- Your scoby is forming normally and is healthy if… You see bubbles, clear jelly-like masses, opaque jelly-like masses, stringy or gritty brown bits. Also if the tea smells fresh, tart, and slightly vinegary (this aroma will become more pronounced the further into the process you go).
- Your finished scoby is normal and healthy if… It’s about a quarter-inch thick and opaque. It’s fine if the scoby is bubbled or nubbly or has a rough edge. It’s also ok if it’s thinner in some parts than others or if there’s a hole. Your scoby will become smoother and more uniform as you brew more batches of kombucha.
- There is a problem if… You see fuzzy black or green mold growing on top of the forming scoby, or if your tea starts to smell cheesy, rancid, or otherwise unpleasant. In any of these cases, bad bacteria has taken hold of the tea; discard this batch and start again with a fresh batch.
- If you can’t tell if there’s a problem… Continue to let the tea ferment and the scoby form. If it’s a problem, it will get worse; if it’s a normal part of the process, it should normalize (or at least not get any worse!)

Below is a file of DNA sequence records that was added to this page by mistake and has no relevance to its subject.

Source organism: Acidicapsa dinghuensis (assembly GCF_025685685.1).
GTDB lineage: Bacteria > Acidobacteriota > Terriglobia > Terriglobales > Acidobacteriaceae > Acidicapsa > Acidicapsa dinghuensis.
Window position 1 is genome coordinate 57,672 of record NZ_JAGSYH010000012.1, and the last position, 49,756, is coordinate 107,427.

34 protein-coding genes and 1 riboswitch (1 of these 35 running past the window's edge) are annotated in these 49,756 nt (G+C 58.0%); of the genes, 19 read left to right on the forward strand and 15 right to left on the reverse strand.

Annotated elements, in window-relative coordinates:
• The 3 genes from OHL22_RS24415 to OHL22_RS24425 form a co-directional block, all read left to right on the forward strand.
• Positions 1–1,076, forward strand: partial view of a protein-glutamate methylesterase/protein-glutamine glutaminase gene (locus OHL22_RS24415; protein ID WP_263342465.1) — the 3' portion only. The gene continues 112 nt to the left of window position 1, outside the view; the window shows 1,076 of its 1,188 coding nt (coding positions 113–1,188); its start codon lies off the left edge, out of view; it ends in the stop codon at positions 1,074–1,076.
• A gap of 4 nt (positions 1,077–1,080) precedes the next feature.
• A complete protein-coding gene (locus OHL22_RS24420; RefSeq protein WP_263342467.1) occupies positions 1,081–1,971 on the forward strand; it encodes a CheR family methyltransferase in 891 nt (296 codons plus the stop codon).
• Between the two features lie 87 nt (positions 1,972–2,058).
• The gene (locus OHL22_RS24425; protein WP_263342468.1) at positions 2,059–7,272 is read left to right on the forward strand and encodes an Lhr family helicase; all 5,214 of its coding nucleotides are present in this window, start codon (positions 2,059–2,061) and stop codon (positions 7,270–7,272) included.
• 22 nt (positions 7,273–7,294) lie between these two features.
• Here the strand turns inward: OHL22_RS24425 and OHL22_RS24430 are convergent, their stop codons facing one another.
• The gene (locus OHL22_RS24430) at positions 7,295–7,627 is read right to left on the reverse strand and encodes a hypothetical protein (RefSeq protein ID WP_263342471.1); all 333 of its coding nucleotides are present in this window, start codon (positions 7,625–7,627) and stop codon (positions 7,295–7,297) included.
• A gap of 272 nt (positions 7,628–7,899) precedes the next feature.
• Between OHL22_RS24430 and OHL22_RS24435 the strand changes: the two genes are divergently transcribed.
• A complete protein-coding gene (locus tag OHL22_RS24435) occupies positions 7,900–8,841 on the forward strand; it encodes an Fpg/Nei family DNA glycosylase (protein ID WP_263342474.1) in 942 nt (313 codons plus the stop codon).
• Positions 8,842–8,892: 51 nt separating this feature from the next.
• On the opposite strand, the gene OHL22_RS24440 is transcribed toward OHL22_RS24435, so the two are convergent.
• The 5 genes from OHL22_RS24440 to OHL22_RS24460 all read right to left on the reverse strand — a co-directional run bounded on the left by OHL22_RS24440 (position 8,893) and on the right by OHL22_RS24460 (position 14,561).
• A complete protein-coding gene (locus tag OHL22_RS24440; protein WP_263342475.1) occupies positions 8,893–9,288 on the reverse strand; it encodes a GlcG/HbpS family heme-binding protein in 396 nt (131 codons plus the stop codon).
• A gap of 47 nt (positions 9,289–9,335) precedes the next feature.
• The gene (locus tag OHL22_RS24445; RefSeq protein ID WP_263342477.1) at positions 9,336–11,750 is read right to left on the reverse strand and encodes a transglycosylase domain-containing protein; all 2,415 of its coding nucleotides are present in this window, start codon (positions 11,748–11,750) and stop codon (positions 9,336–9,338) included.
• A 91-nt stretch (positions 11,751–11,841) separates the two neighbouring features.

- Covering for the jar: Cheesecloth is not ideal because it’s easy for small insects, like fruit flies, to wiggle through the layers. Use a few layers of tightly woven cloth (like clean napkins or tea towels), coffee filters, or paper towels, to cover the jar, and secure it tightly with rubber bands or twine.
- Using Other Sugars: Scobys form best if you use plain, granulated table sugar. Organic sugar is fine, but avoid alternative sugars or honey.
- Substituting Other Teas: Plain black tea is the best and most nutritious tea for scoby growth. For this step of growing a new kombucha, use black tea if at all possible; you can play around with other teas once you start making kombucha regularly. (See How To Make Kombucha Tea at Home)
I’ve included a gratuitous number of pictures of my SCOBY process for you to see the slow process. These photos were taken over a series of 4.5 weeks before I took it out and started my first batch of kombucha.
Would ya look at that? It keeps growing with each batch of kombucha you make, and will even split and form a baby SCOBY! On my first batch of Booch, my SCOBY sank to the bottom and a new, smaller SCOBY formed on the top, so now I have two. It’s pretty cool!
Now you’re ready for a second fermentation for flavoring, which will be coming right up in the next post!